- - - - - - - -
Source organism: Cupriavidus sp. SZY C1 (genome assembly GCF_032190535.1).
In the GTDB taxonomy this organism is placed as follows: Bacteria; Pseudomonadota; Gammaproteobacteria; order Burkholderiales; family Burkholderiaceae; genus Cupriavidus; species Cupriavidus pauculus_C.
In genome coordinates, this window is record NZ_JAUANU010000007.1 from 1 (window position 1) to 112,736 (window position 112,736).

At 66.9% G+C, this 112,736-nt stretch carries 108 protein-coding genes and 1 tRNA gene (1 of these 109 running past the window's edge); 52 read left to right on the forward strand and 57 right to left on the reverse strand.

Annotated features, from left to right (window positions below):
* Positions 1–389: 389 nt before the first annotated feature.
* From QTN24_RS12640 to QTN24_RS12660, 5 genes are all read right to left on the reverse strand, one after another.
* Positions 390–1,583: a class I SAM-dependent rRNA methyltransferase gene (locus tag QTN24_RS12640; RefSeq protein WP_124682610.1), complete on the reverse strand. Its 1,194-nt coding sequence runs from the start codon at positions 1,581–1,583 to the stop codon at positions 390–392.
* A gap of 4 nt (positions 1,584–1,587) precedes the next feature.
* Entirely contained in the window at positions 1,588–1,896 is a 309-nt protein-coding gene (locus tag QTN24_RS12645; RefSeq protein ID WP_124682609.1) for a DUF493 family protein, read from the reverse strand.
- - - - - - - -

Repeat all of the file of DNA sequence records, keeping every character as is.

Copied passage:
Source organism: Cupriavidus sp. SZY C1 (genome assembly GCF_032190535.1).
In the GTDB taxonomy this organism is placed as follows: Bacteria; Pseudomonadota; Gammaproteobacteria; order Burkholderiales; family Burkholderiaceae; genus Cupriavidus; species Cupriavidus pauculus_C.
In genome coordinates, this window is record NZ_JAUANU010000007.1 from 1 (window position 1) to 112,736 (window position 112,736).

At 66.9% G+C, this 112,736-nt stretch carries 108 protein-coding genes and 1 tRNA gene (1 of these 109 running past the window's edge); 52 read left to right on the forward strand and 57 right to left on the reverse strand.

Annotated features, from left to right (window positions below):
* Positions 1–389: 389 nt before the first annotated feature.
* From QTN24_RS12640 to QTN24_RS12660, 5 genes are all read right to left on the reverse strand, one after another.
* Positions 390–1,583: a class I SAM-dependent rRNA methyltransferase gene (locus tag QTN24_RS12640; RefSeq protein WP_124682610.1), complete on the reverse strand. Its 1,194-nt coding sequence runs from the start codon at positions 1,581–1,583 to the stop codon at positions 390–392.
* A gap of 4 nt (positions 1,584–1,587) precedes the next feature.
* Entirely contained in the window at positions 1,588–1,896 is a 309-nt protein-coding gene (locus tag QTN24_RS12645; RefSeq protein ID WP_124682609.1) for a DUF493 family protein, read from the reverse strand.